Further About Rash

I did some research about baby rash in the internet. I know it is a common problem for babies in the first year to have rash, and some even said that it will disappear without treatment. However, seeing so many red patches on my baby skin is quite worrisome.

This is what I found so far about rash:

Types of rash
Milk rash: A spotty red facial rash is common in a baby’s early months. It is not related to milk and soon disappears.

Chapped skin: This is a facial rash caused by strong wind or dribbling saliva while teething. Apply soothing cream or petroleum jelly.

Dry skin: This is common in winter. The skin is rough and may be itchy. If severe it may lead to eczema, so early treatment is important. Instead of soap, use a bath oil such as Oilatum or Emulsiderm. Lift child carefully from bath. Pat skin dry, and apply an oily moisturising cream.

Nappy rash: Nappy rash is usually caused by contact with soiled and wet nappies.
Prickly heat: Tiny red spots with blisters may appear if skin is over-heated. Bathe in lukewarm water and dry carefully.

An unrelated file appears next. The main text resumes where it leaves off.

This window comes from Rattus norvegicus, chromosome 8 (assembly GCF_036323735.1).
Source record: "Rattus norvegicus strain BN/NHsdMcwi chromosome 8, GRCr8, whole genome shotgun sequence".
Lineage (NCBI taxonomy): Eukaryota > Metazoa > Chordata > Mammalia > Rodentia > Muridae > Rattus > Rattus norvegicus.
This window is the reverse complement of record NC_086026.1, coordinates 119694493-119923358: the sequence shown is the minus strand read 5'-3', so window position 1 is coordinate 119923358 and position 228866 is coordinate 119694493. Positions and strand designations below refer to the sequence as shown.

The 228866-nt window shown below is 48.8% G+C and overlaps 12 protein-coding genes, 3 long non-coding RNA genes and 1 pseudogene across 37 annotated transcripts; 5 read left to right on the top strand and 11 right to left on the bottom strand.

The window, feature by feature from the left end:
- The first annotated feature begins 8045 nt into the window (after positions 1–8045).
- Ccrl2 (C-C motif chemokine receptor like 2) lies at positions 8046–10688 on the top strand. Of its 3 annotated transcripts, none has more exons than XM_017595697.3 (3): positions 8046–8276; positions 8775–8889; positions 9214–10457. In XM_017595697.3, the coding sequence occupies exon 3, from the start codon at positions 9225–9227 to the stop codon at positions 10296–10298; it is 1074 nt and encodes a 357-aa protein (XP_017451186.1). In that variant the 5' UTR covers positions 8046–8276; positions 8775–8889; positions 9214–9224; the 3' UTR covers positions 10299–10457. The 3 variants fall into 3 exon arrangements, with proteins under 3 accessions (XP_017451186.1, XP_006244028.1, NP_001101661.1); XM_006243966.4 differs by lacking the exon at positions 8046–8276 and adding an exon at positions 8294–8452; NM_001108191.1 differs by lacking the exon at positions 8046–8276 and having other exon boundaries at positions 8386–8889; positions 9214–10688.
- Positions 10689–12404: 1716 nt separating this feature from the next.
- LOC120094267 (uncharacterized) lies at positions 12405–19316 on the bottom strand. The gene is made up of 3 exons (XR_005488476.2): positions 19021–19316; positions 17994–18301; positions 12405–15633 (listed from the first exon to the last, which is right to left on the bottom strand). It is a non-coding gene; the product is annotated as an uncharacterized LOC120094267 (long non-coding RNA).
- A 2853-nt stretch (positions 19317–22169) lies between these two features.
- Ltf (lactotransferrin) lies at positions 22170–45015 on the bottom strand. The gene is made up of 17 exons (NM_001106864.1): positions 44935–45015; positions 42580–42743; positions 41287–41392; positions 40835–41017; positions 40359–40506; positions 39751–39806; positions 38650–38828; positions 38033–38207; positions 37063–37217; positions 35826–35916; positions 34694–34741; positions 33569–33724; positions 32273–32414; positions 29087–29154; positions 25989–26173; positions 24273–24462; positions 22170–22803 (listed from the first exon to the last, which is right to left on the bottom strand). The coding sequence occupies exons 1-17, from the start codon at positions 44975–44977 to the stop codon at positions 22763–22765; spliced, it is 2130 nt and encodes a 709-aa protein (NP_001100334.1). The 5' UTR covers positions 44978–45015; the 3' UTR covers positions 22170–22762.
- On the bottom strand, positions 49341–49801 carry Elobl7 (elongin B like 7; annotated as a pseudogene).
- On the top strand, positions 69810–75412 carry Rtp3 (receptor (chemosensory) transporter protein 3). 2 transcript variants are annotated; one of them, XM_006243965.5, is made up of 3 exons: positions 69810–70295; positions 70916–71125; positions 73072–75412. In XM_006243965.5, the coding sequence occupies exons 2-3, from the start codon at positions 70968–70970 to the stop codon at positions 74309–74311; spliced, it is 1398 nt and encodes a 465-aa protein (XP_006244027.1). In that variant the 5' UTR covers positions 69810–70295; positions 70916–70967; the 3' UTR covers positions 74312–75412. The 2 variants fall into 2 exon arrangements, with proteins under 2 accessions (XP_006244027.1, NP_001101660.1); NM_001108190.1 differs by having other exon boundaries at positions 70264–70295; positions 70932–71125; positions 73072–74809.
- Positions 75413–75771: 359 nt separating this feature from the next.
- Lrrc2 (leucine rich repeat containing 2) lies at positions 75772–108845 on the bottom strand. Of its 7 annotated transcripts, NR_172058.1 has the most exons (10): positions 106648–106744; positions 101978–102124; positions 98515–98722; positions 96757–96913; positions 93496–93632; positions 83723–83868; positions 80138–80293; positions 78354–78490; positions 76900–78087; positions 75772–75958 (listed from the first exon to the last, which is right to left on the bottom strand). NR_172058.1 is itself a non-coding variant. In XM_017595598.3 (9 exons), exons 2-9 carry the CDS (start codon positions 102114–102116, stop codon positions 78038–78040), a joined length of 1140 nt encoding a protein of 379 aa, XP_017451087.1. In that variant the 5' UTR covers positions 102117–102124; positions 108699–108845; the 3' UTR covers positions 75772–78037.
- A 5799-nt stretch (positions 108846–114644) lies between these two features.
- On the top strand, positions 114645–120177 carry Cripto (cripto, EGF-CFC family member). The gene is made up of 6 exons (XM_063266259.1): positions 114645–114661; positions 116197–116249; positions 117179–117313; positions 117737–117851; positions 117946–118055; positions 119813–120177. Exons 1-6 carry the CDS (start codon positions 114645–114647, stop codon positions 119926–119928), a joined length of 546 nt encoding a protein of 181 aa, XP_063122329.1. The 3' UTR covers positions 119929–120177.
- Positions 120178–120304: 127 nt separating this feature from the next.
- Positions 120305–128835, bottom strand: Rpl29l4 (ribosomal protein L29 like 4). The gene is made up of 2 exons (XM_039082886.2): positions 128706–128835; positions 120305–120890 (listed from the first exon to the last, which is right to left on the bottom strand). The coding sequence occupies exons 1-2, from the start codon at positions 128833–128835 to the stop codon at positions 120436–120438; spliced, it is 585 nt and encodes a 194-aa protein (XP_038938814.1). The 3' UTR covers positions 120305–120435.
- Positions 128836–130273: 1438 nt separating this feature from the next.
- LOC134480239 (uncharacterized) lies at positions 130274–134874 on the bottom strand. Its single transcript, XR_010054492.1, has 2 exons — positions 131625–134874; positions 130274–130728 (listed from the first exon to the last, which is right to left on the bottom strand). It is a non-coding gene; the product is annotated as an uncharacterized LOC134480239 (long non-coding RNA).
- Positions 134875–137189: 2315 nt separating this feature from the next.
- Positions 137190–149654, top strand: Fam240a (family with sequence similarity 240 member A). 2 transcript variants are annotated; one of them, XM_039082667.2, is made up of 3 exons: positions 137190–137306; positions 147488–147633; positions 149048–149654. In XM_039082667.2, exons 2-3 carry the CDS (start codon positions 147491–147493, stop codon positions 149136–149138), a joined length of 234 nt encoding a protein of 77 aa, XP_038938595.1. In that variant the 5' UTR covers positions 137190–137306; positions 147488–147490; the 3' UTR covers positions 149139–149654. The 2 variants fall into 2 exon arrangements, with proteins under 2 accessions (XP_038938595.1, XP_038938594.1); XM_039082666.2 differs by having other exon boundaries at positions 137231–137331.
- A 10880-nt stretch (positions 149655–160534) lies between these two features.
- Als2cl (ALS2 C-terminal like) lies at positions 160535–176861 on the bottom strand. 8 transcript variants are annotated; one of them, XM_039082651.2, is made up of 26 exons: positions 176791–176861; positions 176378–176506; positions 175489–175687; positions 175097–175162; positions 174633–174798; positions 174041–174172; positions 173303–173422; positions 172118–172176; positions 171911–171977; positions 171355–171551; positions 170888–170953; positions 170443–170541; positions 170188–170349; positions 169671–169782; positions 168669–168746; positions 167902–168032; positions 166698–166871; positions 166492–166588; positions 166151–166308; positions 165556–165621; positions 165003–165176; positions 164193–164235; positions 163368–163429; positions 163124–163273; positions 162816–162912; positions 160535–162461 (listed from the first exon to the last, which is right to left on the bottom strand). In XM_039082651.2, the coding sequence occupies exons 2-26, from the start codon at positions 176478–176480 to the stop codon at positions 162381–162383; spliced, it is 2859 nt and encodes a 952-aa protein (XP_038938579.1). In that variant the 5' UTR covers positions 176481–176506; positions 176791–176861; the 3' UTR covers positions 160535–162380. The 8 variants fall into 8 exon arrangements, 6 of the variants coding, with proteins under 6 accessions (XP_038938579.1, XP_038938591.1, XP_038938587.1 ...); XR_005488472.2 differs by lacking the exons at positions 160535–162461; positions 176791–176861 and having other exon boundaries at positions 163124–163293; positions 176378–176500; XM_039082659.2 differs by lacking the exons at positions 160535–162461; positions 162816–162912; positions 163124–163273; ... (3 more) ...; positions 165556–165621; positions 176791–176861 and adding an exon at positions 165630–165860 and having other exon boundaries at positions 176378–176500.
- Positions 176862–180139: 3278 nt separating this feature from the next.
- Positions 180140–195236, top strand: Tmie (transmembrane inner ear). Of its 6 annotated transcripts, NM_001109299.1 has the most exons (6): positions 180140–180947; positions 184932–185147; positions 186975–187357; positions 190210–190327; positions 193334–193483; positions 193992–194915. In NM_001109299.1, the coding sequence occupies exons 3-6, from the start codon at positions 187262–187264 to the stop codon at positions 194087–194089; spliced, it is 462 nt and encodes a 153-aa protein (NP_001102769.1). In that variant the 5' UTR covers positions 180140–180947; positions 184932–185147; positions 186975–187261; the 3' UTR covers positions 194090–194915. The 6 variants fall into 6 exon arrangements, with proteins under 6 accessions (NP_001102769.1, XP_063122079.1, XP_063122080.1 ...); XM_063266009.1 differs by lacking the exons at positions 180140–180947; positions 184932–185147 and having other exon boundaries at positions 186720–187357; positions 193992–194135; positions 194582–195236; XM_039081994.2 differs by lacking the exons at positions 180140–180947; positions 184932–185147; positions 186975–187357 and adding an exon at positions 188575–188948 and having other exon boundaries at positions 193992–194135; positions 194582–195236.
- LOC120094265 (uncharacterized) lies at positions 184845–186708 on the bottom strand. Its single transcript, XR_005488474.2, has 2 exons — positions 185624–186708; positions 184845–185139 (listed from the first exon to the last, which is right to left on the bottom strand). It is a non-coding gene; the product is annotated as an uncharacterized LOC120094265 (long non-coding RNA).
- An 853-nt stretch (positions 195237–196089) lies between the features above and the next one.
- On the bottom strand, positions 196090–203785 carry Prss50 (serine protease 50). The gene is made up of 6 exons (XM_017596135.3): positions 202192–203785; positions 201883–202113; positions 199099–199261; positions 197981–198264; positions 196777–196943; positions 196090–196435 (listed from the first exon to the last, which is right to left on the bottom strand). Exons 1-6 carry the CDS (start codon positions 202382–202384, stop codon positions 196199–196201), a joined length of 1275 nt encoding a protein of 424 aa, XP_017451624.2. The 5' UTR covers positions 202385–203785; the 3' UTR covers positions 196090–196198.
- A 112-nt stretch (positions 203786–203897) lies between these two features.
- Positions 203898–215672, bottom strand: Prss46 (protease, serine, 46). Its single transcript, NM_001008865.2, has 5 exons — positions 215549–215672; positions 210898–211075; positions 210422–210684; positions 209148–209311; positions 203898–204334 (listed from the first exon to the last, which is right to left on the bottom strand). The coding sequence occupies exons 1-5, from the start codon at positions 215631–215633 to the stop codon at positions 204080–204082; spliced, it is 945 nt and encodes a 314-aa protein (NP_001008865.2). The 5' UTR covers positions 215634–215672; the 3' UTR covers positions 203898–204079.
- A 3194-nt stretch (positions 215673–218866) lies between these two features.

Urticaria (hives or nettle-rash): Skin has typical raised white wheals, with redness of surrounding area. This may be an allergic reaction to food, medicine, or contact with a plant (such as a nettle), clothing or animal fur. To relieve swelling, apply cold compress (flannel wrung out in cold water), and calamine lotion.

Preventing rashes
A young baby’s skin is easily irritated, so always use mild soap or bath lotion, and consult your doctor if you are worried. It helps if your baby wears soft cotton material next to the skin, and if you use non-biological washing powder when laundering. Always rinse clothing thoroughly to remove any traces of detergent.

Never use steroid (hydrocortisone) creams on your baby’s skin, unless your doctor prescribes them.